International Association for Cryptologic Research

International Association
for Cryptologic Research


Thomas Decru

ORCID: 0000-0003-0253-4180


An efficient key recovery attack on SIDH
Wouter Castryck Thomas Decru
We present an efficient key recovery attack on the Supersingular Isogeny Diffie-Hellman protocol (SIDH). The attack is based on Kani's "reducibility criterion" for isogenies from products of elliptic curves and strongly relies on the torsion point images that Alice and Bob exchange during the protocol. If we assume knowledge of the endomorphism ring of the starting curve then the classical running time is polynomial in the input size (heuristically), apart from the factorization of a small number of integers that only depend on the system parameters. The attack is particularly fast and easy to implement if one of the parties uses 2-isogenies and the starting curve comes equipped with a non-scalar endomorphism of very small degree; this is the case for SIKE, the instantiation of SIDH that recently advanced to the fourth round of NIST's standardization effort for post-quantum cryptography. Our Magma implementation breaks SIKEp434, which aims at security level 1, in about ten minutes on a single core.
Horizontal racewalking using radical isogenies 📺
We address three main open problems concerning the use of radical isogenies, as presented by Castryck, Decru and Vercauteren at Asiacrypt 2020, in the computation of long chains of isogenies of fixed, small degree between elliptic curves over finite fields. Firstly, we present an interpolation method for finding radical isogeny formulae in a given degree N, which by-passes the need for factoring division polynomials over large function fields. Using this method, we are able to push the range for which we have formulae at our disposal from N ≤ 13 to N ≤ 37. Secondly, using a combination of known techniques and ad-hoc manipulations, we derived optimized versions of these formulae for N ≤ 19, with some instances performing more than twice as fast as their counterparts from 2020. Thirdly, we solve the problem of understanding the correct choice of radical when walking along the surface between supersingular elliptic curves over Fp with p ≡ 7 mod 8; this is non-trivial for even N and was only settled for N = 4 by Onuki and Moriya at PKC 2022. We give a conjectural statement for all even N and prove it for N ≤ 14. The speed-ups obtained from these techniques are substantial: using 16-isogenies, the computation of long chains of 2-isogenies over 512-bit prime fields can be improved by a factor 3, and the previous implementation of CSIDH using radical isogenies can be sped up by about 12%.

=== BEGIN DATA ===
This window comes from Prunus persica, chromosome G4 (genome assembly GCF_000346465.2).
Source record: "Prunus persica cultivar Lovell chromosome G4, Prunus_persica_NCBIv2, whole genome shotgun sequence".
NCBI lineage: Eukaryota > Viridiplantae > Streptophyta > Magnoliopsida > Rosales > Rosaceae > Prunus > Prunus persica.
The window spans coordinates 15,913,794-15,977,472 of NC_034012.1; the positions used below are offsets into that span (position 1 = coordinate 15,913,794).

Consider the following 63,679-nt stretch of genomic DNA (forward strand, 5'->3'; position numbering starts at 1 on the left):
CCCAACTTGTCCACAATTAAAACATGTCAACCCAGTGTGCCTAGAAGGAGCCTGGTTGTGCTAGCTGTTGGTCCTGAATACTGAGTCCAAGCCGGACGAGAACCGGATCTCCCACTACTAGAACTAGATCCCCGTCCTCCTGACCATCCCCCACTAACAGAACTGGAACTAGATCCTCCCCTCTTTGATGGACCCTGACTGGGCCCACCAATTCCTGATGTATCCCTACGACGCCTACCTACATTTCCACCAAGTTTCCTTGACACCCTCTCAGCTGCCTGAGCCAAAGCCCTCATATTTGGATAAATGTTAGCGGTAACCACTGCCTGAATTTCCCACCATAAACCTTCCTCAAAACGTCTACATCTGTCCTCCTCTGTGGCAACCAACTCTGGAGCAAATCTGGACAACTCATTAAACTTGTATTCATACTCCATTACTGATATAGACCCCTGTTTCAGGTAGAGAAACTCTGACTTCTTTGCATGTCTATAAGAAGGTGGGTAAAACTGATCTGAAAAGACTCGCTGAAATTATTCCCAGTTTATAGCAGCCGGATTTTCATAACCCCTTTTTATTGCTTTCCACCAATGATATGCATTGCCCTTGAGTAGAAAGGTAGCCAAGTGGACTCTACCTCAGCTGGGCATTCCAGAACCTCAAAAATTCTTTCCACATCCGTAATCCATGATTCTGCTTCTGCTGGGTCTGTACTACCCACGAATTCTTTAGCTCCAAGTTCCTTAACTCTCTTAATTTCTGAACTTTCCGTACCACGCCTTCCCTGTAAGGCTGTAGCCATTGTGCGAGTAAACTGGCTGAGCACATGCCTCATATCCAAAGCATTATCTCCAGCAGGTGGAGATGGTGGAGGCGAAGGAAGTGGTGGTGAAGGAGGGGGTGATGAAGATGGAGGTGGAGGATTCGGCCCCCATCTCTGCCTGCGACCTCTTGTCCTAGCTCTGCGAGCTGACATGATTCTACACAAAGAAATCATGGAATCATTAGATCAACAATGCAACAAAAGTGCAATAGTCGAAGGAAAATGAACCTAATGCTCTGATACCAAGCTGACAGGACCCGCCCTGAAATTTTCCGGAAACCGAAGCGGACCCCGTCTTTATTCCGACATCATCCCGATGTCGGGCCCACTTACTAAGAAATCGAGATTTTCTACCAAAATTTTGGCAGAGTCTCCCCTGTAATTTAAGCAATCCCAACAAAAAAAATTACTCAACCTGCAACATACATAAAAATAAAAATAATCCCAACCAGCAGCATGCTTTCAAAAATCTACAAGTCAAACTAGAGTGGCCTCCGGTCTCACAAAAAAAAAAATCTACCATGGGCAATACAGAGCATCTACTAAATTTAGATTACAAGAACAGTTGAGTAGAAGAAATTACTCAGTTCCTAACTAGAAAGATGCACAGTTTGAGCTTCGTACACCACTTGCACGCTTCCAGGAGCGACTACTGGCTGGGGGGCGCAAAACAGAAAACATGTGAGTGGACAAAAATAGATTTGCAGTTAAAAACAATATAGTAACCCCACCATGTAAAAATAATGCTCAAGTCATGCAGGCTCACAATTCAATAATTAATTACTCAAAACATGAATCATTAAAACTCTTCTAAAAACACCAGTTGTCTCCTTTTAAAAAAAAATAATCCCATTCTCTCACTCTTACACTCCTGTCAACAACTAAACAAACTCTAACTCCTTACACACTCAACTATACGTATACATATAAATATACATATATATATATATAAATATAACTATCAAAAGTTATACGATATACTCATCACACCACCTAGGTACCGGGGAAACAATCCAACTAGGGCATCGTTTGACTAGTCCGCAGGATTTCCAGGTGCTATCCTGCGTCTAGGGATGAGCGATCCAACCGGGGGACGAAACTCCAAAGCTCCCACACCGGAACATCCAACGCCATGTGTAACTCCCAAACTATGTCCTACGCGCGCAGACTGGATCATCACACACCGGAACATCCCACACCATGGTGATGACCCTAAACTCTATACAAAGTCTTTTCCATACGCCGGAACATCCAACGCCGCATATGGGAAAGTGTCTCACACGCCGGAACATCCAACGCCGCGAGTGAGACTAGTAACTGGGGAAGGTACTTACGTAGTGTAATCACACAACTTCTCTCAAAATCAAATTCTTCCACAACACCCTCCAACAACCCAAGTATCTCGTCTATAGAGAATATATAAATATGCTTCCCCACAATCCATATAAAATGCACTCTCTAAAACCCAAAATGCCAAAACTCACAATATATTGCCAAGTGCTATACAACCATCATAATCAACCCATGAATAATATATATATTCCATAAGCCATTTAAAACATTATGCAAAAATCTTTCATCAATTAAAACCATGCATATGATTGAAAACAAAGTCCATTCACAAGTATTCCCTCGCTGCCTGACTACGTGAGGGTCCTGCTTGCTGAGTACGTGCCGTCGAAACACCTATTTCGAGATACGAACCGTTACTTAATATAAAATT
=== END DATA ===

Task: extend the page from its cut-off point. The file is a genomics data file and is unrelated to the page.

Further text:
Radical Isogenies 📺
This paper introduces a new approach to computing isogenies called ``radical isogenies'' and a corresponding method to compute chains of $N$-isogenies that is very efficient for small $N$. The method is fully deterministic and completely avoids generating $N$-torsion points. It is based on explicit formulae for the coordinates of an $N$-torsion point $P'$ on the codomain of a cyclic $N$-isogeny $\varphi : E \to E'$, such that composing $\varphi$ with $E' \to E' / \langle P' \rangle$ yields a cyclic $N^2$-isogeny. These formulae are simple algebraic expressions in the coefficients of $E$, the coordinates of a generator $P$ of $\ker \varphi$, and an $N$th root $\sqrtN{\rho}$, where the radicand $\rho$ itself is given by an easily computable algebraic expression in the coefficients of $E$ and the coordinates of $P$. The formulae can be iterated and are particularly useful when computing chains of $N$-isogenies over a finite field $\F_q$ with $\gcd(q-1, N) = 1$, where taking an $N$th root is a simple exponentiation. Compared to the state-of-the-art, our method results in an order of magnitude speed-up for $N \leq 13$; for larger $N$, the advantage disappears due to the increasing complexity of the formulae. When applied to CSIDH, we obtain a speed-up of about $19 \%$ over the implementation by Bernstein, De Feo, Leroux and Smith for the CSURF-512 parameters.